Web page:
Time Travel and Fail-safe Costs: These refer to the costs associated with maintaining historical data and ensuring data integrity in Snowflake. These costs are calculated per day based on the amount of data that is changed during that time period.
Time Travel Storage Costs in Snowflake:
- Snowflake’s Time Travel feature allows users to query their data as it existed at a specific point in time, and it also provides Snowflake query optimization and query cost reduction benefits.
- The number of days historical data is maintained is based on the table type and the Time Travel retention period for the table.
- Snowflake minimizes the amount of storage required for historical data by maintaining only the necessary information to restore the individual table rows that were updated or deleted.
Fail-safe Storage Costs in Snowflake:
- Snowflake’s Fail-safe features allows one to recover data even after the time travel period has ended. It is meant to be used in extreme cases, and it can only be accessed by Snowflake.
- The costs associated with Fail-safe are calculated based on the amount of data that is stored in multiple copies.
- Snowflake only maintains full copies of tables when tables are dropped or truncated.
Zero-copy cloning cost: It refers to the costs associated with creating a copy of a database, schema, or table along with its associated data in Snowflake without incurring any additional storage charges until changes are made to the cloned object. It is because zero-copy cloning is a metadata-only operation . For example, Snowflake storage costs charges will be applied at that point if a user clones a database and then adds a new table or deletes rows from a cloned table. Zero-copy cloning has many uses beyond creating backups, such as supporting the development and test environments.
Monitoring Snowflake Storage Costs Using Snowsight
Monitoring data storage is an important aspect of Snowflake cost reduction and ensuring that your data is stored efficiently. As an ACCOUNTADMIN, you have the ability to view data storage across your entire account as well as for individual tables .
- As an admin, you can use Snowsight or even the classic web interface to view data storage across your entire account. But for the sake of this article, we will be using Snowsight to do it.
- In Snowsight, navigate to Admin > Usage > Storage.
- This page displays the total average Snowflake data storage for your account and all databases, stages, and data in fail-safe.
Individual Table Storage:
- Any user with the appropriate privileges can view the data storage for individual tables.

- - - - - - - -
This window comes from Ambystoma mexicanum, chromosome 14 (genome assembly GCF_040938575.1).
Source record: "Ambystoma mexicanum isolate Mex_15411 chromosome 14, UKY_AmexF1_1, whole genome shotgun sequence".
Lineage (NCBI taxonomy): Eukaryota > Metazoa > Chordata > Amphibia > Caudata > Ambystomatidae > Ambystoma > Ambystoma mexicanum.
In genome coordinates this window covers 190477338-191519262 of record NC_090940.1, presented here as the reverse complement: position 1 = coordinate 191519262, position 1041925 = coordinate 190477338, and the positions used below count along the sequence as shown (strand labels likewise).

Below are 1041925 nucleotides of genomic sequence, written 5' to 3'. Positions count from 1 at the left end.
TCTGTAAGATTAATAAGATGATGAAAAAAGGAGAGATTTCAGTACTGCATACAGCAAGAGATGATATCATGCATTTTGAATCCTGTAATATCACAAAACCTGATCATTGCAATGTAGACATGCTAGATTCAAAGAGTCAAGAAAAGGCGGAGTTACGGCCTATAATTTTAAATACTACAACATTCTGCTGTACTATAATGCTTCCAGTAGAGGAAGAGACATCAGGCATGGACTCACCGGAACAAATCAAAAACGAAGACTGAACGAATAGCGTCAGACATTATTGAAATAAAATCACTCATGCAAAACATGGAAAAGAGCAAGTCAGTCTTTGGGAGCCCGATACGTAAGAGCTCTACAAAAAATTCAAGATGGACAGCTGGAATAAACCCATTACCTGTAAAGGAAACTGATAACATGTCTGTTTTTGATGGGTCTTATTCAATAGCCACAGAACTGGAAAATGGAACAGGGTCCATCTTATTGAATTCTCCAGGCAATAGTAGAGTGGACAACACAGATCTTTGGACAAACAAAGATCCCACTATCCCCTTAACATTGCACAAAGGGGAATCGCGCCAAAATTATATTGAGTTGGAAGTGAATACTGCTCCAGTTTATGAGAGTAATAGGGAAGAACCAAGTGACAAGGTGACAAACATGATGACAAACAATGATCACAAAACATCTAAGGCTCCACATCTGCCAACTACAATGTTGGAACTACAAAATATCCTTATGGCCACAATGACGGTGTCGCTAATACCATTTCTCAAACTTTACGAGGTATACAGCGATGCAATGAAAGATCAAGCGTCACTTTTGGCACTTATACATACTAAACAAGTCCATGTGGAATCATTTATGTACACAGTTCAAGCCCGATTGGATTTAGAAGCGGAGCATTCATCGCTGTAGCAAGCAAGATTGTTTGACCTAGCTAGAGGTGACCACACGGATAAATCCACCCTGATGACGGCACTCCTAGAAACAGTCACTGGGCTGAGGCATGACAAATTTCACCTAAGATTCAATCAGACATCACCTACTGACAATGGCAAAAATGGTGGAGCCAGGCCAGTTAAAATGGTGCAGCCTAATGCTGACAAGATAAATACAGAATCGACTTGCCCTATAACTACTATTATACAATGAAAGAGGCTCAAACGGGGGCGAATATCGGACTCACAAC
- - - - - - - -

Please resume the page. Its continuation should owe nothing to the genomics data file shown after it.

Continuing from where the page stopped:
- In the Classic Web UI or Snowsight, navigate to Databases > “db_name” > Tables.
- This will show the storage usage for each table in the selected database.
Note: Keep an eye on how much data storage you're using so you're aware of any unexpected changes. This will help you find and fix any problems that might be affecting the efficiency of your data storage and help you get the most out of your storage costs.
To gain insight into historical Snowflake storage costs, users can access the ACCOUNT_USAGE and ORGANIZATION_USAGE schemas. These schemas provide detailed information about storage costs, including the amount of data stored, the duration of time the data was stored, and the cost associated with storing the data.
Viewing Snowflake Storage History for Your Organization
As we have previously discussed, the total Snowflake storage cost is comprised of various costs associated with different types of storage, including staged file storage, database table storage, and fail-safe and time-travel storage. To better understand Snowflake’s storage costs for your organization, users with the ACCOUNTADMIN role can use Snowsight to view the amount of data stored in Snowflake.
To access this storage info, you must navigate to the Admin section and select Usage from the drop-down menu.
From there, select Storage from the Usage Type drop-down.
It is essential to select a virtual warehouse when using the dashboard to view cost and usage information from the shared snowflake database, as it consumes compute resources when retrieving this data, Snowflake recommends using an X-Small(Extra Small) warehouse for this purpose.
Filter by Tag